Patrick Reusse has been covering sports in the Twin Cities since 1968. He has been a Star Tribune sports columnist since 1988. His sportswriting credo is twofold: 1. God will provide an angle; 2. The smaller the ball, the better the writing.


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A flashback to when every pitch wasn't available

Posted by: Patrick Reusse Updated: May 25, 2013 - 8:53 AM

We have such instant access to information on all issues, including our sports teams, that it's strange being removed from the Twins' meltdown the past couple of days. I'm in Florida, visiting the grandkids, and haven't been able to monitor this disaster through the objective, pitch-by-pitch prism of FSN.

You could do that on the computer, but that's not for me. Basically, I've been relying on my cell phone and the beat writers and pundits who I follow on Twitter, and on the ESPN crawl on the limited channel selections of a hotel TV system.

On Friday, this old boy was a bit worn out from 10 hours with the 4-year-old and 32-month-old, and was stretched out reading John Sandford's "Mad River'' and taking an occasional glance at the crawl. There was a score update with the information Detroit was leading the Twins 5-0 after 5 innings, and a stat line including the information that Mr. Sanchez had allowed no hits through five innings.

It wasn't until the no-hitter was six innings complete that the crawl started reading directly that Sanchez had a no-hitter. The bulletins continued through the seventh and eighth, and then ESPN cut into its coverage of collegiate softball to show the top of the ninth.

Jamey Carroll was called out on a questionable strike three, and then Joe Mauer singled up the middle, and that was it -- my TV exposure to live Twins' action as the losing streak reached 10 games.

Not having every inning of every game available -- or every quarter or every period -- available is always a reminder of how great this generation of sports fans has things.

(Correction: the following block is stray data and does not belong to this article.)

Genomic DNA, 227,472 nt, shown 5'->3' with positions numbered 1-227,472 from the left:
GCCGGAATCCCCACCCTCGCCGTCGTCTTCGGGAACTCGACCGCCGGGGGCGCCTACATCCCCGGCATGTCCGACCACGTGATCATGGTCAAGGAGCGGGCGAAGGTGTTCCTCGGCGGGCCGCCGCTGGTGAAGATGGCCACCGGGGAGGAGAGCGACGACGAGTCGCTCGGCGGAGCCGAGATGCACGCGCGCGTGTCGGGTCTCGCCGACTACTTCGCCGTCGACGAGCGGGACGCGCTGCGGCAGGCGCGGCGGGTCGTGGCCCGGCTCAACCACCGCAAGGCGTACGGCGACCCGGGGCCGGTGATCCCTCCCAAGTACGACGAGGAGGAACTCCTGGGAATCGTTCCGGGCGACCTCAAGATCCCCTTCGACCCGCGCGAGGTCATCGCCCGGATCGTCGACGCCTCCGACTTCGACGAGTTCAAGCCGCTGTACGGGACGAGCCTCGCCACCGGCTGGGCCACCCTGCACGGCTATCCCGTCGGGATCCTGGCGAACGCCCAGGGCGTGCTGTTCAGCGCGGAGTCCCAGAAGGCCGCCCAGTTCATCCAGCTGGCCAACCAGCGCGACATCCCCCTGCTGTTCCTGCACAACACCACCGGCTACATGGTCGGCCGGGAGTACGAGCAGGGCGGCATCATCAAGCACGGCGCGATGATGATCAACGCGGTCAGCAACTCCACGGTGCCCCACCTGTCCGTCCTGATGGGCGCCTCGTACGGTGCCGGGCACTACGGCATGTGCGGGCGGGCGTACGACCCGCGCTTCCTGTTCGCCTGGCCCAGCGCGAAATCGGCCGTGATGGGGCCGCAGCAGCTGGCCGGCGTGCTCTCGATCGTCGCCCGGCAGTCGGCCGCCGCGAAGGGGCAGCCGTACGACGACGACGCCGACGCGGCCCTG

When Calvin Griffith brought the Twins to Minnesota in 1961, there were 20 games per season on local television. Sixteen road games and four Friday night home games during the summer. That was it.

If I'm not mistaken, when the Dodgers and the Giants moved their rivalry from New York to California in 1958, for several years the only TV games shown specifically to those local markets were those played against one another.

The Game of the Week on Saturday truly was a game that a baseball fan of the '60s coveted.As I said, the Twins showed us 20 games, meaning that often you had to wait from one Saturday to the next to see a big-league ballgame.

My generation thought it was ground-breaking when Howard Cosell was giving us three minutes of highlights from Sunday's games at halftime of Monday Night Football.

Today, we have NFL Red Zone, goodness almighty ... NFL Red Zone, where you can see every important series of plays for seven hours on Sunday afternoons.

A sports follower feels lost without constant exposure to the home teams today, even if it's access to the poor, miserable, "Hey, we did get a hit'' Twins. Titanic or triumph, it's all there for us now, unless you're in Florida and the ship has decided to do its sinking in the Detroit River.

One sidelight: I did stand in the back of he hotel bar for the last few minutes of the NBA game and observed the misery of a few Heat fans as Indiana evened the series at 1-1.

"LBJ, what the ...'' a fellow shouted, as LeBron James committed the game-deciding turnover.

That was fun.

 

 

 

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